A little tender loving care can help increase business. Would you drink out of a filthy or dirty cooler? If the outside is dirty, what is it like on the inside? Dirt has no boundaries and after cleaning a few dozen coolers you would soon understand how the dirt migrates to the reservoirs and bacteria begins to proliferate. This bacteria causes bio-films and can alter the taste of water and compromise the cleanliness of the cooler. Keep the outside clean with routine cleaning on delivery routes whenever possible. Route drivers need to be trained on proper preventative maintenance and wipe down all the coolers on route days. Your company is always on display every time someone gets a drink of water.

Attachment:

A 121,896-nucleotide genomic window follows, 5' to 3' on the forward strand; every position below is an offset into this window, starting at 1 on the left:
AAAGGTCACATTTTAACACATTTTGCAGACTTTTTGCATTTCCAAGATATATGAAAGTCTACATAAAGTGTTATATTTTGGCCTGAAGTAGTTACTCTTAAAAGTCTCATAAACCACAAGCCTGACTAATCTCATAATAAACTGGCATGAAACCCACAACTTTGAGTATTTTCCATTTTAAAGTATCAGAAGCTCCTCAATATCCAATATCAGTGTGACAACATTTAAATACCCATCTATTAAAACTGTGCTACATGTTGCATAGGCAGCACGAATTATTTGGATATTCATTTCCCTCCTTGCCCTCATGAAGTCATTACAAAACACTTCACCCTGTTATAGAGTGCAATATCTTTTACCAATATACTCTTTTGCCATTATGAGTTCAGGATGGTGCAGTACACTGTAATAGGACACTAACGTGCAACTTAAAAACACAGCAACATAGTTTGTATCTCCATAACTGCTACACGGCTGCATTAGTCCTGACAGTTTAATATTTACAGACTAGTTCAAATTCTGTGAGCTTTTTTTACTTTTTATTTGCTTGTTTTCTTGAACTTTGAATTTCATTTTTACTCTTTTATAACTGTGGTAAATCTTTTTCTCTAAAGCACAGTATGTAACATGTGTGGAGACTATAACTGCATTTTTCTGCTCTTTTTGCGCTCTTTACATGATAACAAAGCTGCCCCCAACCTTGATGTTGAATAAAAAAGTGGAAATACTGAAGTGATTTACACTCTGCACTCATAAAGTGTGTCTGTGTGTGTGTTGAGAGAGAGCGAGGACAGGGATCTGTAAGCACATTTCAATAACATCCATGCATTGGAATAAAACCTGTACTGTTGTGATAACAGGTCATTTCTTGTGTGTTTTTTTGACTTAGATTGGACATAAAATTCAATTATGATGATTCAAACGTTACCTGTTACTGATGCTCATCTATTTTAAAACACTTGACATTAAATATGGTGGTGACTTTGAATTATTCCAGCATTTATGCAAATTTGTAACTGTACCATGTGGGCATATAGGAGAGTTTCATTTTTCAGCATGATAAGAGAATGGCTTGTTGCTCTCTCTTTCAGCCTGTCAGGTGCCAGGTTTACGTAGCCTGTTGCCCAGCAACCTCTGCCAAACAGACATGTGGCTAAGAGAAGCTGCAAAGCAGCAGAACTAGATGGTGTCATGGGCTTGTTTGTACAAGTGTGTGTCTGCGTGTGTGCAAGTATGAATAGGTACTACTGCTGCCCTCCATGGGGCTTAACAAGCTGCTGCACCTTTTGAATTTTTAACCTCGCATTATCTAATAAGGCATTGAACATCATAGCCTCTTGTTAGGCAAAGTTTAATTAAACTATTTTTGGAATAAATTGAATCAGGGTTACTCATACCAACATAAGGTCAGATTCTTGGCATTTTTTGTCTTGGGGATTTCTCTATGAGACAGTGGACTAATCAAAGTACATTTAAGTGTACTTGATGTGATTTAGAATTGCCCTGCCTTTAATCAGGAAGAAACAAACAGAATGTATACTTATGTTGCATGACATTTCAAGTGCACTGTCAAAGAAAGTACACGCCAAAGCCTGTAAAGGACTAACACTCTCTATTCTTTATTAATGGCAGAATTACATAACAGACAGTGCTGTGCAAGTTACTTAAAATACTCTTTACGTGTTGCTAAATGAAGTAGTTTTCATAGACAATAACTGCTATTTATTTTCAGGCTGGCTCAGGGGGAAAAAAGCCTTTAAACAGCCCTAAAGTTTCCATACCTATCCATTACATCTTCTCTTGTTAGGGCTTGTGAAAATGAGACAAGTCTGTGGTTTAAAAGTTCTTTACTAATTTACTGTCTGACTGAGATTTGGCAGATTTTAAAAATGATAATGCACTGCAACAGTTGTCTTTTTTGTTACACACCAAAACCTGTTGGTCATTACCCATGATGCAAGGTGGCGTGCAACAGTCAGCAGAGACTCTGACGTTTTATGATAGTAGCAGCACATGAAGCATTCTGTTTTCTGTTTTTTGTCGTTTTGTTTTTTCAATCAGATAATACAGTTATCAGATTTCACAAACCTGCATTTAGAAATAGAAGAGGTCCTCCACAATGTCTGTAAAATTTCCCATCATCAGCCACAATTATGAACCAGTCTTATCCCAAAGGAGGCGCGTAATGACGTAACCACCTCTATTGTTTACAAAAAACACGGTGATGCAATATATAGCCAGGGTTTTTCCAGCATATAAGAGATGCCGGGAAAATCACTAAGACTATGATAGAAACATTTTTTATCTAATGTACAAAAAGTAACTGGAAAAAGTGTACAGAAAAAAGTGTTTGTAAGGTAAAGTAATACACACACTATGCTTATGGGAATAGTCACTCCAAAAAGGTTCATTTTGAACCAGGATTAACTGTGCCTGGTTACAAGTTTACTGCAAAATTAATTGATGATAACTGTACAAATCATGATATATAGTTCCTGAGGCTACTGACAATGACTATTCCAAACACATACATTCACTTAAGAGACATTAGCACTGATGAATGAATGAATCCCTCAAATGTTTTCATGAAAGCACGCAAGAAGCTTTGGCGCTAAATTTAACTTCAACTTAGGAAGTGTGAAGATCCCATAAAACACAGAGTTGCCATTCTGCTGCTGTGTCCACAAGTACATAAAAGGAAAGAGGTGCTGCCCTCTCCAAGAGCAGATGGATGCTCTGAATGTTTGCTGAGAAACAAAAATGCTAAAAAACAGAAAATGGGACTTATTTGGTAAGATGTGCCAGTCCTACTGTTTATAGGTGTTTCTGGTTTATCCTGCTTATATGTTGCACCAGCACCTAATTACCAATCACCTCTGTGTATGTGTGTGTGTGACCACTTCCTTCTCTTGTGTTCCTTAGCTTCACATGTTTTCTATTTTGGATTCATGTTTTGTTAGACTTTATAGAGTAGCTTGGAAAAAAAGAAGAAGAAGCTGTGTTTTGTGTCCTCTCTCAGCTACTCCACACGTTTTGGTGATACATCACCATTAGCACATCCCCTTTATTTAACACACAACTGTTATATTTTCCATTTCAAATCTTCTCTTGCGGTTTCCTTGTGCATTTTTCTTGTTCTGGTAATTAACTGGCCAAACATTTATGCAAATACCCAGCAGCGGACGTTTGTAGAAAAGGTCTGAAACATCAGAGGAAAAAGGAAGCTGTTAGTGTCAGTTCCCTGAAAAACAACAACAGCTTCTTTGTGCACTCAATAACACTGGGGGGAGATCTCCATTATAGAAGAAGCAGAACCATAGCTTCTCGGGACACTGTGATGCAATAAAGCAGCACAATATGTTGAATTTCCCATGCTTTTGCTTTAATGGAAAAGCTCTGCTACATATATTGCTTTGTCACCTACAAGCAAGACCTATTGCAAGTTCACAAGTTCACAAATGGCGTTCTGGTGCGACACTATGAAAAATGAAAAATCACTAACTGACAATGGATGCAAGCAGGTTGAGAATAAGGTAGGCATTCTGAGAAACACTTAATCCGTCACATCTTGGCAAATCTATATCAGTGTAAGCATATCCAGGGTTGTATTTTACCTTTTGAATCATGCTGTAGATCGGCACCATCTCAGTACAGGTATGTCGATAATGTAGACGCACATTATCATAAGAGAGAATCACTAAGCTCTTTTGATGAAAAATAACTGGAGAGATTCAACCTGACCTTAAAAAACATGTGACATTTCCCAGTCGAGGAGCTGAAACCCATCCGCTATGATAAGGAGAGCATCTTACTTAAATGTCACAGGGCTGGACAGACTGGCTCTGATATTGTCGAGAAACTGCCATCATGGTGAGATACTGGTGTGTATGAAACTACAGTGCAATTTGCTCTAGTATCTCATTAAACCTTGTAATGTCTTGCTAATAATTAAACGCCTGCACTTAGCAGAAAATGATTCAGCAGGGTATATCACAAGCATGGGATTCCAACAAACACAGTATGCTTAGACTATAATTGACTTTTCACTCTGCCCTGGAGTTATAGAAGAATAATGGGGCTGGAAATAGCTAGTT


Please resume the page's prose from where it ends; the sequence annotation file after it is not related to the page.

Read the Manual or Try These Suggestions

Each cooler is different, so you might want to check with the manufacturer on their specific, recommended cleaning procedures and products. Here are a few examples and methods of disinfection, but always adhere to local regulations or manufacturer’s recommendations. Use good judgment and common sense in choosing cleaners and disinfectants. Once a bio-slime starts to form, many times it takes a brush or cloth to break the bonds and destroy the gelatinous sacks.

Disassemble the unit; refer to owner’s manual if in doubt. Most coolers are pretty basic and easy to take apart and service. Always make sure the unit is unplugged to avoid any electrical shock or possible electrocution. If the unit has a heater for hot water, make sure water is in the system before plugging in the unit. The heating element sometimes can be damaged if not covered with water when in use.